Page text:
Although deep neural networks have been widely employed and proven effective in sentiment analysis tasks, it remains challenging for model developers to assess their models for erroneous predictions that might exist prior to deployment. Once deployed, emergent errors can be hard to identify in prediction run-time and impossible to trace back to their sources. To address such gaps, in this paper we propose an error detection framework for sentiment analysis based on explainable features. We perform global-level feature validation with human-in-the-loop assessment, followed by an integration of global and local-level feature contribution analysis. Experimental results show that, given limited human-in-the-loop intervention, our method is able to identify erroneous model predictions on unseen data with high precision.
Customers of machine learning systems demand accountability from the companies employing these algorithms for various prediction tasks. Accountability requires understanding of system limit and condition of erroneous predictions, as customers are often interested in understanding the incorrect predictions, and model developers are absorbed in finding methods that can be used to get incremental improvements to an existing system. Therefore, we propose an accountable error characterization method, AEC, to understand when and where errors occur within the existing black-box models. AEC, as constructed with human-understandable linguistic features, allows the model developers to automatically identify the main sources of errors for a given classification system. It can also be used to sample for the set of most informative input points for a next round of training. We perform error detection for a sentiment analysis task using AEC as a case study. Our results on the sample sentiment task show that AEC is able to characterize erroneous predictions into human understandable categories and also achieves promising results on selecting erroneous samples when compared with the uncertainty-based sampling.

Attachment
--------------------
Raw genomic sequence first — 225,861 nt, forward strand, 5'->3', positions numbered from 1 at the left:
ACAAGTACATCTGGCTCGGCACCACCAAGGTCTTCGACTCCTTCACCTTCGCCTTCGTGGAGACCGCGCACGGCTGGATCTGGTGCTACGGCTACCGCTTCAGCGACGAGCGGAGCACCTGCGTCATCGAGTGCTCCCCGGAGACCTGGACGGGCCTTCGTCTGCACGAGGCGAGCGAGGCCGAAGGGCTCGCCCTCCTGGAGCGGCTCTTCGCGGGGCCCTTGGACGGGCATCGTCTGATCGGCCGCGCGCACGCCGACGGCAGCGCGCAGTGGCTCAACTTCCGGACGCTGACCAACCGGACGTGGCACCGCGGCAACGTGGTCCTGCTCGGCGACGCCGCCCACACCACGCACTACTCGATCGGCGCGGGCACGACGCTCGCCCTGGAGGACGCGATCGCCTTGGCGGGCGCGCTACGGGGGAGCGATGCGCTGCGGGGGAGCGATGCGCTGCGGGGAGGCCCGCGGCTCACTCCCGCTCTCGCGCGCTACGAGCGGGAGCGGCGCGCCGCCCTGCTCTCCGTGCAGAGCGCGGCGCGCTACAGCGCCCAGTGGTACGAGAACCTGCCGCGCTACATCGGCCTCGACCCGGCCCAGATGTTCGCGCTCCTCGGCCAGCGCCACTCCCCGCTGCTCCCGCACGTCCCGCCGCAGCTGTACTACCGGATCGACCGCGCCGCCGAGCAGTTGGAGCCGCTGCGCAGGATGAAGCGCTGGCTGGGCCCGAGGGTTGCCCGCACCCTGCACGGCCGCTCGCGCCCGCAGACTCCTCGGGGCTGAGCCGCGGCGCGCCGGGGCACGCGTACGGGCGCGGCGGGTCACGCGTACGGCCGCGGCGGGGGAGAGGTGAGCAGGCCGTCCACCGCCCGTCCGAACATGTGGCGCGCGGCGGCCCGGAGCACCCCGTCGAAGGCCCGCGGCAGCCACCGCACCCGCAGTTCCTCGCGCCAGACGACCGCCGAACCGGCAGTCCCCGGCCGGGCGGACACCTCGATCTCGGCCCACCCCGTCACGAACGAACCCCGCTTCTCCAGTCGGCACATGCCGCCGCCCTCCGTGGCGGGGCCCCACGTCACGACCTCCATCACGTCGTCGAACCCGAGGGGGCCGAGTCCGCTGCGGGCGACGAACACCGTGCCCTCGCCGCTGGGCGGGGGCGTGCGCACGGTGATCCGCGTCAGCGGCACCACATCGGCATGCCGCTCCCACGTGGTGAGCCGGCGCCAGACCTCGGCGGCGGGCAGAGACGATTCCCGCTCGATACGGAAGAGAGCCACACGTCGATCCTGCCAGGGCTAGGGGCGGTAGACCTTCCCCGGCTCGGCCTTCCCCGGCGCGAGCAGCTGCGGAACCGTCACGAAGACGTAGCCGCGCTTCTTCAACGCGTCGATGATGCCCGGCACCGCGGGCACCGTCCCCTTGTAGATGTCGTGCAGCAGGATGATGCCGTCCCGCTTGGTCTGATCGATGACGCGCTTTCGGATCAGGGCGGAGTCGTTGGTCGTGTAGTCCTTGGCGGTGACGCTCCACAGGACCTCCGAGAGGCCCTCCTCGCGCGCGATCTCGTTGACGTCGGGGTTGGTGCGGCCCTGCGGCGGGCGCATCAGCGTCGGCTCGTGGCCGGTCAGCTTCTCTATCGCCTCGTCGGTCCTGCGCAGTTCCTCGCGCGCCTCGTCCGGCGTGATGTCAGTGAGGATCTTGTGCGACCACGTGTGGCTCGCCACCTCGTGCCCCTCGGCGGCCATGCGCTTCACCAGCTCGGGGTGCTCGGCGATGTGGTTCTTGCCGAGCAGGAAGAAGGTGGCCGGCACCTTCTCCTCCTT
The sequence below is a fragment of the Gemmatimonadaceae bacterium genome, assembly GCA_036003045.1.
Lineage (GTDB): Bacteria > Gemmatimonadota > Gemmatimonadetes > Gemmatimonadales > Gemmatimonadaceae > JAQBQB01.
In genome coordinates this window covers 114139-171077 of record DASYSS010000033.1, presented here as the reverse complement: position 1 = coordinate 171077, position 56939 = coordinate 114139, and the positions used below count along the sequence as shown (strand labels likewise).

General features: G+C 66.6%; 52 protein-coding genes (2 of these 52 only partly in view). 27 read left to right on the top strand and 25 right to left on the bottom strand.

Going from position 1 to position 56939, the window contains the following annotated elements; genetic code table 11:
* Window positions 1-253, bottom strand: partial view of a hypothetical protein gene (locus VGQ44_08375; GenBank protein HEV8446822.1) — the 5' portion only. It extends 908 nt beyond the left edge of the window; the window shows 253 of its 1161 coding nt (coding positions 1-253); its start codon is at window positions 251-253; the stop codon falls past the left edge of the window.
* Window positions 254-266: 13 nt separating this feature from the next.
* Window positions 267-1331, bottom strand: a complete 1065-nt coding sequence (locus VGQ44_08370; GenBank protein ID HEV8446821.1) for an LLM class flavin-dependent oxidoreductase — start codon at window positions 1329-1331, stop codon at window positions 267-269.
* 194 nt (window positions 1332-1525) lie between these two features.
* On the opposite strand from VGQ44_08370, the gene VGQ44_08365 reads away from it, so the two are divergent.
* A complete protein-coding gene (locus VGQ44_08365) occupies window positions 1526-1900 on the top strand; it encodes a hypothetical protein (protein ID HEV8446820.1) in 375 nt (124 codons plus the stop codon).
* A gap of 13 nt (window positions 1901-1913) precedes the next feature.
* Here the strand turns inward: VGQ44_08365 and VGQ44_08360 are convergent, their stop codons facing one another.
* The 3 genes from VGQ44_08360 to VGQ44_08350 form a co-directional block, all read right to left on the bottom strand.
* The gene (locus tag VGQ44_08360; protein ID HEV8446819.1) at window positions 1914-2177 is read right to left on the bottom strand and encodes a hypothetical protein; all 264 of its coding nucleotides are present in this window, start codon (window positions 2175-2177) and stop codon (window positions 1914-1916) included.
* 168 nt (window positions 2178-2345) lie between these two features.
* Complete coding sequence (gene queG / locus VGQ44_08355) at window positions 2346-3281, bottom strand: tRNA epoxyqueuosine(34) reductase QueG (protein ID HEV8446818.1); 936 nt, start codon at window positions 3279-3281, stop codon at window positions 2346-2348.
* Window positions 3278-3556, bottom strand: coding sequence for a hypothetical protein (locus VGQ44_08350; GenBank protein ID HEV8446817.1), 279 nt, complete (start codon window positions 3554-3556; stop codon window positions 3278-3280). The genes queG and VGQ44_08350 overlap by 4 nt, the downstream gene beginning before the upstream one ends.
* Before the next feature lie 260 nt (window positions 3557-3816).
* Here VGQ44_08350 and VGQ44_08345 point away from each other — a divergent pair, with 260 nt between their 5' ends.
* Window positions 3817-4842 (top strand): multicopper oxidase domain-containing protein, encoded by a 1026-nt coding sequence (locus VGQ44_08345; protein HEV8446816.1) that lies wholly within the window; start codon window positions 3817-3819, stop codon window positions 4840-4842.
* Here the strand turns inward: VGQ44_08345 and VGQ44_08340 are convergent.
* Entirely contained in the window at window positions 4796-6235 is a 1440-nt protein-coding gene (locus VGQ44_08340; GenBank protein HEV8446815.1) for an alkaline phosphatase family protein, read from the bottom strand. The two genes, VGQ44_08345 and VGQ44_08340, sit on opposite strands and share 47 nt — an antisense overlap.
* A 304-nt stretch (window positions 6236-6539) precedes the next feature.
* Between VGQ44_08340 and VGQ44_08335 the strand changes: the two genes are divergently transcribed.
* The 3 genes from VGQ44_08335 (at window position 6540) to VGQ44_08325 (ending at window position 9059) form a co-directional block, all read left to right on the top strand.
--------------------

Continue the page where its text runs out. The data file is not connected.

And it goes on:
Document-level Relation Extraction (RE) is particularly challenging due to complex semantic interactions among multiple entities in a document. Among exiting approaches, Graph Convolutional Networks (GCN) is one of the most effective approaches for document-level RE. However, traditional GCN simply takes word nodes and adjacency matrix to represent graphs, which is difficult to establish direct connections between distant entity pairs. In this paper, we propose Global Context-enhanced Graph Convolutional Networks (GCGCN), a novel model which is composed of entities as nodes and context of entity pairs as edges between nodes to capture rich global context information of entities in a document. Two hierarchical blocks, Context-aware Attention Guided Graph Convolution (CAGGC) for partially connected graphs and Multi-head Attention Guided Graph Convolution (MAGGC) for fully connected graphs, could take progressively more global context into account. Meantime, we leverage a large-scale distantly supervised dataset to pre-train a GCGCN model with curriculum learning, which is then fine-tuned on the human-annotated dataset for further improving document-level RE performance. The experimental results on DocRED show that our model could effectively capture rich global context information in the document, leading to a state-of-the-art result. Our code is available at https://github.com/Huiweizhou/GCGCN.
In medical domain, given a medical question, it is difficult to manually select the most relevant information from a large number of search results. BioNLP 2019 proposes Question Answering (QA) task, which encourages the use of text mining technology to automatically judge whether a search result is an answer to the medical question. The main challenge of QA task is how to mine the semantic relation between question and answer. We propose BioBERT Transformer model to tackle this challenge, which applies Transformers to extract semantic relation between different words in questions and answers. Furthermore, BioBERT is utilized to encode medical domain-specific contextualized word representations. Our method has reached the accuracy of 76.24% and spearman of 17.12% on the BioNLP 2019 QA task.